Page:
Zane was a perplexing figure in the original game, but The Writer gives us our closest look at the luminescent interloper yet. It turns out that Zane is like the charmer who catches your eye with an insouciant smirk from across the room, except that when you approach, you learn he was just trying to work some spinach out of his teeth. His appeal lies only in his mystery.
In The Writer, we observe that Zane's hobby is stating the obvious. Hey! That's Wake's hobby, too. Soulmates!
Anyone who played The Signal knows that Wake is sinking into the darkness of his psyche and he has to fight his way out. Yet Wake and Zane delight in repeating this well-understood premise back to each other, in various permutations, a veritable Dueling Banjos of needless exposition.
If you wonder why I've focused so much on character in this review, it's because The Writer is an extremely character-driven episode, and not coincidentally, Alan Wake's weakest. The game is at its worst when it relies on character study, for the simple reason that its characters are not that engaging.
Yet Alan Wake is very good at crafting ambience, and that talent shines in the one memorable segment of The Writer, when Wake falls into a spectral house that has drifted free of its moorings. As I attempted to navigate a rotating patchwork of interiors from Wake's subconscious – his living room melts into a mining elevator, which descends into another memory fragment entirely – the movement controls felt inadequate. Wake slammed into walls, and I forgot which way was up.
And that was perfect, because the sequence evoked one of those nightmares where you forget how to run – where all of a sudden, the technique of putting one foot in front of the other is an impossible secret.
The dream spiral was a daring moment, and Alan Wake has had too few of those. The game initially seemed bold because its idea of a nuanced adult psychodrama was so much more mature and distinctive than the genre-based fare that surrounded it on store shelves. But having come to the end of the Alan Wake saga, I've concluded that the game represents a daring idea executed in the most timid manner possible.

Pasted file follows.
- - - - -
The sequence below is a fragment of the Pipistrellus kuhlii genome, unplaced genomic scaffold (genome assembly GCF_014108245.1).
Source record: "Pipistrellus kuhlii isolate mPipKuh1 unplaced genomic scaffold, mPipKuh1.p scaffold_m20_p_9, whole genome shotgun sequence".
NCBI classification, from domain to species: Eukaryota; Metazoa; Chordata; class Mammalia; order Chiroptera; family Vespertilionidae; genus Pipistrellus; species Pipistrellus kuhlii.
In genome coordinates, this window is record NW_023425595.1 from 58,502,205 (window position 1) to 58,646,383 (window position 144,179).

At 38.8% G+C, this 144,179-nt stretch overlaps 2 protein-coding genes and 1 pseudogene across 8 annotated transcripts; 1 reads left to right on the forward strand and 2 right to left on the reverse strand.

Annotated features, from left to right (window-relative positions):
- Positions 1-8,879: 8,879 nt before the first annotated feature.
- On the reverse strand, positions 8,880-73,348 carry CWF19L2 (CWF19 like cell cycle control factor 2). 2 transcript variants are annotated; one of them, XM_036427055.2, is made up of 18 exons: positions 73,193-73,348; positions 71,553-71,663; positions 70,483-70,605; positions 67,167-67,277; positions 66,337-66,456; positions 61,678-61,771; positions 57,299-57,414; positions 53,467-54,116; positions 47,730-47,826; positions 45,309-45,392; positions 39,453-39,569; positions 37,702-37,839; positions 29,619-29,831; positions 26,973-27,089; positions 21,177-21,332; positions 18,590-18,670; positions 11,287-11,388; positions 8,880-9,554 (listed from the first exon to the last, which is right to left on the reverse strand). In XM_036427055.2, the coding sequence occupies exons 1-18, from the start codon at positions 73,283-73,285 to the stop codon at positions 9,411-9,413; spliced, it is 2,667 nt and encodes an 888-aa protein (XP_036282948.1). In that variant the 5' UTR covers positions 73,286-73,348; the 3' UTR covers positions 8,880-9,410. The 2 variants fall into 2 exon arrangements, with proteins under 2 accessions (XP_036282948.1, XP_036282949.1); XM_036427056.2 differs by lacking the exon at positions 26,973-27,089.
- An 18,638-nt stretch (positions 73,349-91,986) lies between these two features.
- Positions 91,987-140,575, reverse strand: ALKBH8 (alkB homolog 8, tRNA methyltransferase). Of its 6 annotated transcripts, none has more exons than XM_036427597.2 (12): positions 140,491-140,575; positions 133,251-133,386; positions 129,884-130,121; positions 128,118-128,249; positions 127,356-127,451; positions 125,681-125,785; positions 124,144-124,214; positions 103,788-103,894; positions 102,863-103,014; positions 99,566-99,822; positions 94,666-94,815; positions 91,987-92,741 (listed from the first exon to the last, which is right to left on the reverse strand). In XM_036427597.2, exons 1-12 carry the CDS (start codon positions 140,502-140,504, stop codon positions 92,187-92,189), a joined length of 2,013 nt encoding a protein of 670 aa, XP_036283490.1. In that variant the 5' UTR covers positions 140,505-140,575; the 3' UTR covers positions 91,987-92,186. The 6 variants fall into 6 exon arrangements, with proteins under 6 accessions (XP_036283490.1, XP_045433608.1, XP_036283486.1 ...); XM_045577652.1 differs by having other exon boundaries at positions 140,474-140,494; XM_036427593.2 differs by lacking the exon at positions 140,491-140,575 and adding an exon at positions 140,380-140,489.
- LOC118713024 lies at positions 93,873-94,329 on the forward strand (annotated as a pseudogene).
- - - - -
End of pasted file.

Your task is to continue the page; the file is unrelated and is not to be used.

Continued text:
From start to finish, Alan Wake has been plagued by a fear that you, the player, will abandon it. Every "push this blinking green button to advance" moment, every time Wake recapped the situation to be double-triple sure you understood, every bit of symbolism explained away (and deadened) by Thomas Zane's psychobabble – they're all idiosyncrasies of developers with an unforgivable lack of confidence in their work and their audience. The game's neediness is its most overwhelming disappointment.
The timidity is exacerbated by the game's format, a retail release plus downloadable expansions. What is the "canonical" version of Alan Wake? The game on disc? The disc plus the downloads? The creators don't know, so they've hedged their bets. The Writer sketches out an ending so pat, expected, and insubstantial that I had to laugh at how diligent it was in failing to make any progress beyond the original game.
At least those of us who played the expansions didn't get a leg up on the disc-only folk. This appears to have been Remedy's goal, after all. From the outset, they've dulled the bold strokes of the Alan Wake concept in a desperation to ensure that everyone got the complete experience. Well, I got it. And I'm left pining for what could have been.
5 / 10
Alan Wake: The Writer is released today on Xbox Live for 560 Microsoft Points (£4.76 / €6.72).